Even simpler: Any Bayesian frequency estimate should come from P(x_1,…,x_n|E). Since there are infinitely many such joint distributions that yield a given P(x_1|E), it makes no sense to take P(x_1|E) and talk about “the” Bayesian frequency estimate.

    • Anonymous says:

      The more I think about it, the less enamored I am with putting empirical bayes and calibrated priors on a pedestal, as opposed to treating it as just an additional layer in a hierarchical model. I don’t see what it buys other than obfuscation of more nomenclature + sweeping top level hyperpriors under the rug to claim ‘objectivity’.

  4. Emily Stephen says:

    On the webinar site it says that the start time is 11am eastern time, which is consistent with the 4pm UK time. Which is correct (11am or noon)?

  5. Andrew says:

    Hi all. Yes, 11am, not noon.

  6. Laplace says:

    For symmetry, we should do a “Bayesian properties of Frequentist answers”.

    How well does a Confidence Interval represent the range of possibilities compatible with the evidence? Well since some 95% CI’s contain values all of which are provably impossible from the same assumptions used to derive the CI, they suck.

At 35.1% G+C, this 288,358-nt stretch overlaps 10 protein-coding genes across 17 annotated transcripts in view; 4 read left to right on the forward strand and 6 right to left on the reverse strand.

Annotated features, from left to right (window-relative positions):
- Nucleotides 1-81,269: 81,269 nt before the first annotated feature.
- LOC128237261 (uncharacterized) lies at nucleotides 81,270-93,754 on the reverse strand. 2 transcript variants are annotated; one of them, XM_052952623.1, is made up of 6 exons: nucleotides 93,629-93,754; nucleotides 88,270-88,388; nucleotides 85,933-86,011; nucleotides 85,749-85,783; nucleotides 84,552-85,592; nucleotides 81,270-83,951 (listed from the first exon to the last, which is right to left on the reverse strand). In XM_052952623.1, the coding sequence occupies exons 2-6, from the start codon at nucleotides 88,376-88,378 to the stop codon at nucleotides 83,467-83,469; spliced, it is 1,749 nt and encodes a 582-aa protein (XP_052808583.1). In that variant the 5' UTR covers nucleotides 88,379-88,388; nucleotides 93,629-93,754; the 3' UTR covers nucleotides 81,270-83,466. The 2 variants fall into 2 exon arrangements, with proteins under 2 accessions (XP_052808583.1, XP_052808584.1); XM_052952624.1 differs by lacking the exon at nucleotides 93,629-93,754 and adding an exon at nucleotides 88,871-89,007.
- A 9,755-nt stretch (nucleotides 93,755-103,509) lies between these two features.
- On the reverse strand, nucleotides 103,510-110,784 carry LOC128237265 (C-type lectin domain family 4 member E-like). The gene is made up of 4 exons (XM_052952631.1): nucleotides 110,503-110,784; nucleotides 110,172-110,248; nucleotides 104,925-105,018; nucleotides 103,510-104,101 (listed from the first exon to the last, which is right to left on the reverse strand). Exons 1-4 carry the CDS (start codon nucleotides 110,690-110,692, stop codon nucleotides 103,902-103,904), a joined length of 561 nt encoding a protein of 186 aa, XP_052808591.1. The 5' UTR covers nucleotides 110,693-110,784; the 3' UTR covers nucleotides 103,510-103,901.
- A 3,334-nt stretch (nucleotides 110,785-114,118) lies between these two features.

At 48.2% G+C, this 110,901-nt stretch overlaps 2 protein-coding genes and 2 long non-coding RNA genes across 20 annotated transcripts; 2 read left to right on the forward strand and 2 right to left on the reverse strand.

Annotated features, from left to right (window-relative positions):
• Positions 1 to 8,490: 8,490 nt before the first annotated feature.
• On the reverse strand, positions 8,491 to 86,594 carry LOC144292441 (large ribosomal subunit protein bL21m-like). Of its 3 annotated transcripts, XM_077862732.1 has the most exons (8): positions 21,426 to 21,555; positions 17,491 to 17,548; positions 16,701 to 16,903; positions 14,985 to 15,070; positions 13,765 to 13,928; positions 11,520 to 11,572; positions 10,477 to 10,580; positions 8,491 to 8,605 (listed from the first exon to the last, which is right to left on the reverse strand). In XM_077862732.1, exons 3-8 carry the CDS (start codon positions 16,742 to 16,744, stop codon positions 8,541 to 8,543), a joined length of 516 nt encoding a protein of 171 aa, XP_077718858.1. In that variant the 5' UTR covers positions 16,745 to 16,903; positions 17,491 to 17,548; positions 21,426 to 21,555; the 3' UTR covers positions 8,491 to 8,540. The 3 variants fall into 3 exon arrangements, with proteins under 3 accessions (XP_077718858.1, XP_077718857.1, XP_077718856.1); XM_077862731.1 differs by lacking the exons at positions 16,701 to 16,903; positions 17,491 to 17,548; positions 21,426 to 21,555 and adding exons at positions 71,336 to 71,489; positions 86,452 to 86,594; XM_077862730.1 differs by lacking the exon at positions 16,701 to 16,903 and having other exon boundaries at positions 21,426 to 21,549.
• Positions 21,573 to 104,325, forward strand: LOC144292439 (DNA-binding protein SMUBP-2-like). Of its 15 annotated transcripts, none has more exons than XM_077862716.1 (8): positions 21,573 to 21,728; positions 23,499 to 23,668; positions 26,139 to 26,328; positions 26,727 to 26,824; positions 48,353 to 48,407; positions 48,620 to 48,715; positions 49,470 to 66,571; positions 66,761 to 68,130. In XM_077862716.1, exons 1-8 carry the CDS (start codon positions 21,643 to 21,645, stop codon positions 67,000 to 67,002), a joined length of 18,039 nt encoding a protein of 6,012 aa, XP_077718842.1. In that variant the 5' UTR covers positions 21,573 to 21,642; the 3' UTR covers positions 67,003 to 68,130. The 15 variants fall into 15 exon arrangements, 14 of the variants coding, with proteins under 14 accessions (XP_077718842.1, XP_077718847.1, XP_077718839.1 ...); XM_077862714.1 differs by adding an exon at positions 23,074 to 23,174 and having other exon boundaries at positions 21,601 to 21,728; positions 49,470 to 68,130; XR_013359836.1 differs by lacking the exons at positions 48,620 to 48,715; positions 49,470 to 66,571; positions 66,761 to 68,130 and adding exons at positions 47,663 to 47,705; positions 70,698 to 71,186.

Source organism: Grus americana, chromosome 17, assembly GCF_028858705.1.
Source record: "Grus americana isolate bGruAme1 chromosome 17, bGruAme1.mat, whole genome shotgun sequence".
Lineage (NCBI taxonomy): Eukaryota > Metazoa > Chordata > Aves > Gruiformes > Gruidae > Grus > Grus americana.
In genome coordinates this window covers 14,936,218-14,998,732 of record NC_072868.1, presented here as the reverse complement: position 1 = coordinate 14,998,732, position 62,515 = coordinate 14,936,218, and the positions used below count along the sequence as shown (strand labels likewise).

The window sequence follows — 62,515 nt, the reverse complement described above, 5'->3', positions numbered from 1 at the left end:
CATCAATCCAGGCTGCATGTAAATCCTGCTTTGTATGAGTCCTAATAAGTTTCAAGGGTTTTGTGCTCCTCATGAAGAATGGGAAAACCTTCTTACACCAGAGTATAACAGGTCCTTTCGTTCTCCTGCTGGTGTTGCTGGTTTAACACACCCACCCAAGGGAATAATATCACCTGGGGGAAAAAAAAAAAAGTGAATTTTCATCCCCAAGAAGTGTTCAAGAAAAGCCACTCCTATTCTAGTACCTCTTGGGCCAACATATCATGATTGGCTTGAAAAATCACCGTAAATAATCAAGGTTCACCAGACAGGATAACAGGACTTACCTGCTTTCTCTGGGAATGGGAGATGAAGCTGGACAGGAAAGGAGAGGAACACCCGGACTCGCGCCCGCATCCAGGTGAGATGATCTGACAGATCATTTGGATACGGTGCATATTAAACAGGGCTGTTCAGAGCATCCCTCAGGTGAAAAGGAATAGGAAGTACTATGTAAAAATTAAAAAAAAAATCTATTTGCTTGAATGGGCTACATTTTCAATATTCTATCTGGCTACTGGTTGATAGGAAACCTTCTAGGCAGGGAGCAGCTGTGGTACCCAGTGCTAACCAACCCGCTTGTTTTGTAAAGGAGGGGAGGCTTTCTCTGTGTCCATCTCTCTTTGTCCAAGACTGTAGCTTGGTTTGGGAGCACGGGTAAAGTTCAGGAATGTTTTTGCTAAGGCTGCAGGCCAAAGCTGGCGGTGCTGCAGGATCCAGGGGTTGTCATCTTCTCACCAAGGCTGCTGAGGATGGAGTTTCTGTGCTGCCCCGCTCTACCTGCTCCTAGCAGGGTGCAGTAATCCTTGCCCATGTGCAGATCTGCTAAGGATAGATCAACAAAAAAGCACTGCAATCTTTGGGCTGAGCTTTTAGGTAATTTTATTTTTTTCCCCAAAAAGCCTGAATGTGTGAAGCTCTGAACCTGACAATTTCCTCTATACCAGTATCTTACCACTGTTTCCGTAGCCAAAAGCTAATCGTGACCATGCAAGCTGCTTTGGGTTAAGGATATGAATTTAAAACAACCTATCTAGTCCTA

7. Dustin says:

    I’ll never get tired of these buzzfeed titles.

  8. Laplace says:

    As far as the joys of incoherence: If you have doubts about a model and act accordingly, then this will appear to be “incoherent” with any Bayesian analysis that implicitly assumes Pr(model)=1.

    If however, you do a proper Bayesian treatment when Pr(model) is less than 1, it turns out a whole host of things which everyone claims are violations of Bayesian coherence are in reality just another example of the power of Bayesian coherence. It’s just coherent on a bigger space which includes “Models”.